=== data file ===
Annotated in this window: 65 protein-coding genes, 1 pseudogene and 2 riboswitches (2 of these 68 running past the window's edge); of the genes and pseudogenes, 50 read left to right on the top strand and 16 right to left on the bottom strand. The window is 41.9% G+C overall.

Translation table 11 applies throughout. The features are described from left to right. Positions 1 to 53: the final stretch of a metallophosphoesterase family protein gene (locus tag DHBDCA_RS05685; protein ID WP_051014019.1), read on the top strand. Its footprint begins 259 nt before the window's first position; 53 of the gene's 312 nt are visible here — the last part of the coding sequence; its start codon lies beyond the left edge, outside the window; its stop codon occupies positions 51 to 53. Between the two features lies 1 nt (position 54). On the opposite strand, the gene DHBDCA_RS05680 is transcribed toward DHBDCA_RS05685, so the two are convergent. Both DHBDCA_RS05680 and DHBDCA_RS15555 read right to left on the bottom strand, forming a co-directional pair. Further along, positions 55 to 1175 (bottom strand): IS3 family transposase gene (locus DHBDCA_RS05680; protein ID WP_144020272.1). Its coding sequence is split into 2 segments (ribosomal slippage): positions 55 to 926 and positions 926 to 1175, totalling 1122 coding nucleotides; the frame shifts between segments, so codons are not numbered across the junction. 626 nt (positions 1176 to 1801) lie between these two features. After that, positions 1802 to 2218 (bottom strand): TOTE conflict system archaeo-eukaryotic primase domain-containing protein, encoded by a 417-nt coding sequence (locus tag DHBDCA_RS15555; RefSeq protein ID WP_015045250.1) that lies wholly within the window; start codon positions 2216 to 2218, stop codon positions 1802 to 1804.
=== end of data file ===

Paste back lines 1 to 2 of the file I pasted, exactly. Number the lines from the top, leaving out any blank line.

Annotated in this window: 65 protein-coding genes, 1 pseudogene and 2 riboswitches (2 of these 68 running past the window's edge); of the genes and pseudogenes, 50 read left to right on the top strand and 16 right to left on the bottom strand. The window is 41.9% G+C overall.

Translation table 11 applies throughout. The features are described from left to right. Positions 1 to 53: the final stretch of a metallophosphoesterase family protein gene (locus tag DHBDCA_RS05685; protein ID WP_051014019.1), read on the top strand. Its footprint begins 259 nt before the window's first position; 53 of the gene's 312 nt are visible here — the last part of the coding sequence; its start codon lies beyond the left edge, outside the window; its stop codon occupies positions 51 to 53. Between the two features lies 1 nt (position 54). On the opposite strand, the gene DHBDCA_RS05680 is transcribed toward DHBDCA_RS05685, so the two are convergent. Both DHBDCA_RS05680 and DHBDCA_RS15555 read right to left on the bottom strand, forming a co-directional pair. Further along, positions 55 to 1175 (bottom strand): IS3 family transposase gene (locus DHBDCA_RS05680; protein ID WP_144020272.1). Its coding sequence is split into 2 segments (ribosomal slippage): positions 55 to 926 and positions 926 to 1175, totalling 1122 coding nucleotides; the frame shifts between segments, so codons are not numbered across the junction. 626 nt (positions 1176 to 1801) lie between these two features. After that, positions 1802 to 2218 (bottom strand): TOTE conflict system archaeo-eukaryotic primase domain-containing protein, encoded by a 417-nt coding sequence (locus tag DHBDCA_RS15555; RefSeq protein ID WP_015045250.1) that lies wholly within the window; start codon positions 2216 to 2218, stop codon positions 1802 to 1804.